Is WannaCry still alive? Ransomware hits Spanish companies

by Julie Splinters - -

Targeted ransomware attacks on two victims from Spain – Everis IT consultancy firm and leading radio network Cadena SER

Ransomware hit two major companies in SpainThe first Monday of November, 2019 came with huge news about the targeted cryptovirus attack on two major Spanish companies.[1] Both companies reacted very quickly, and informed their employees to shut down the computers, disconnect devices from the internet to avoid further infection.[2]

Everis firm suffered the most because the company has almost 25 000 workers across 18 countries. Based on unique features revealed from the leaked ransom note, it has already been determined that the company got affected by a version of IEncrypt ransomware aka BitPaymer.[3]

However, Cadena SER was affected by the malware which hasn't been disclosed. After the chain suffered an attack, many files got encrypted, so the radio station needed to disconnect all computers, and let technicians start their work on recovery. The Department of Homeland Security[4] confirmed the ransomware incident in radio station servers, and the INCIBE – cybersecurity institute is still working on the encrypted data and trying to get the system back to work. 

Details leading to IEncrypt ransomware case 

Since the ransom note that was delivered to the encrypted computer from Everis got leaked, researchers had an opportunity to investigate further and determine the particular malware that has affected the network. The ransomware encrypted various files on the company's systems and marked them with .3v3r1s extension. After looking at it closer, it makes obvious that the attack is set against a specific company. 

Once the ransom note got placed on the system, the message informed victims about the incident and provided contact details to reach the developers. Although these emails, sydney.wiley@protonmail.com and evangelina.mathews@tutanota.com, typically change per attack, that pattern seemed familiar and resembled IEncrypt alongside with the personalized file marker.

According to cryptocurrency service, attackers demanded around $835,923 in Bitcoin from Everis company for the questionable decryption key and file recovery. IEncrypt or BitPaymer is known ransomware that targets large businesses and demands huge amounts of money since companies are more profitable than everyday users.[5] Also, this strain is known for marking files in a particular pattern involving the name of the business or institution that was discovered in the particular Everit attack too.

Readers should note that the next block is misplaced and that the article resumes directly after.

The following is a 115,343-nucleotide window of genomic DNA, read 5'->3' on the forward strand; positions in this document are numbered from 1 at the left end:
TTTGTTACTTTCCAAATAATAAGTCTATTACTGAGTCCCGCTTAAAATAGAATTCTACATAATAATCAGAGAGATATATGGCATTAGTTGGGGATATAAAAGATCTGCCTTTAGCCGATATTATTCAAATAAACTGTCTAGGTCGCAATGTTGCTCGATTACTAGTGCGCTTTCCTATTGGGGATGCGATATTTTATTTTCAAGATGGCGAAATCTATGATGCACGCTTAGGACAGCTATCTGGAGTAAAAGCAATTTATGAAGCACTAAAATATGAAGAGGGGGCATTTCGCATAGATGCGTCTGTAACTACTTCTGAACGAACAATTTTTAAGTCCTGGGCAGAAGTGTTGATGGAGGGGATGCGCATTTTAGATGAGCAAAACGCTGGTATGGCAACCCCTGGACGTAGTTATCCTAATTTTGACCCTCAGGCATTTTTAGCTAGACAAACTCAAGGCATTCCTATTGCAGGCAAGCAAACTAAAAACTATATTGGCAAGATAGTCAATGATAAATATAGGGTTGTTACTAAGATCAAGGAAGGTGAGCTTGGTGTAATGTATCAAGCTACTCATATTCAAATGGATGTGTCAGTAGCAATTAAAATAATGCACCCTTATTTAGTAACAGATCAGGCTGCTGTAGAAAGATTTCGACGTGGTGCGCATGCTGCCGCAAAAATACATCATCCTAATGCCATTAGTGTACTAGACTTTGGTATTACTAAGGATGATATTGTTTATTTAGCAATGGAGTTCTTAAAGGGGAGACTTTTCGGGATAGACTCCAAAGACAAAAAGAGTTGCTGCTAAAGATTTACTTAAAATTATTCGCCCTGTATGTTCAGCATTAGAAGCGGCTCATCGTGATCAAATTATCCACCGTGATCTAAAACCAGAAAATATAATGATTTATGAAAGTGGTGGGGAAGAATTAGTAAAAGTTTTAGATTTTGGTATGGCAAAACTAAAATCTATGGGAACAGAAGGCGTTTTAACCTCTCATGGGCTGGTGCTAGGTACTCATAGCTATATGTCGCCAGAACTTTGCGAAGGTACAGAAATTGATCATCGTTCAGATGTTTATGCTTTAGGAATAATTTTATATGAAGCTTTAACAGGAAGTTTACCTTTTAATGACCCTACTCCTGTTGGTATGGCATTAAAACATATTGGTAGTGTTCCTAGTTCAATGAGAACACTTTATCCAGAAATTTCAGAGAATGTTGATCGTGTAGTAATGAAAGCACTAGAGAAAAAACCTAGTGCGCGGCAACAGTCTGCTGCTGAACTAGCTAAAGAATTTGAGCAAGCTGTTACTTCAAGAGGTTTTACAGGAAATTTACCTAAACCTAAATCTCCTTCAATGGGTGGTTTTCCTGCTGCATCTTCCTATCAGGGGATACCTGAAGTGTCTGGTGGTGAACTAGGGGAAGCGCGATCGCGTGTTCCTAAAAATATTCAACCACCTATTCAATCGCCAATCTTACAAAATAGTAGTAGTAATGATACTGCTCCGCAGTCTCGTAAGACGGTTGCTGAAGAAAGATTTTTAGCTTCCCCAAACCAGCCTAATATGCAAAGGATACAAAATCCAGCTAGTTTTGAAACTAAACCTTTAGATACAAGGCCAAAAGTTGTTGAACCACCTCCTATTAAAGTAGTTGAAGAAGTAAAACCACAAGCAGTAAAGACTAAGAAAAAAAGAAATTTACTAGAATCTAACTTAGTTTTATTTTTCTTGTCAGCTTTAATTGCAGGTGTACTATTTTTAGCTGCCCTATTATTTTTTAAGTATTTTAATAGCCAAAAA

Previous ransomware outbreak triggers panic

There are no confirmational statements that could determine the relationship between the two attacks and ransomware developers. However, both infections occurred on the same day. This is not a global ransomware infection or a large scale attack, but Spain has been involved in one huge case, so it sparks some panic.

When massive WannaCry ransomware attacks in 2017 affected a large part of the world, Spain was one of the first countries to suffer. At the time, Spanish newspaper El Mundo and internet provider Telefonica suffered the most.[6]

Probably because of the previous incidents when Spain was hit hard, authorities reacted immediately this time. Security advisory got released a few hours after the incidents, and the statement warned people to improve the security measures, urged victims to reach out for help from INCIBE.

Such incidents sparked rumors that the damage is made beyond Everis, and panic among people since infections impacted the businesses majorly. Many companies use Everis software, and there are many people that fear being affected by the ransomware too.

Besides particular reports, many companies opted to shut down operations and inspect their systems further. Additionally,  financial consultancy firms, software developers had to issue public notices confirming that they were not affected, and all the operations are secured.[7]

About the author

Julie Splinters
Julie Splinters - Malware removal specialist

Julie Splinters is the News Editor of 2-spyware. Her bachelor was English Philology.

Contact Julie Splinters
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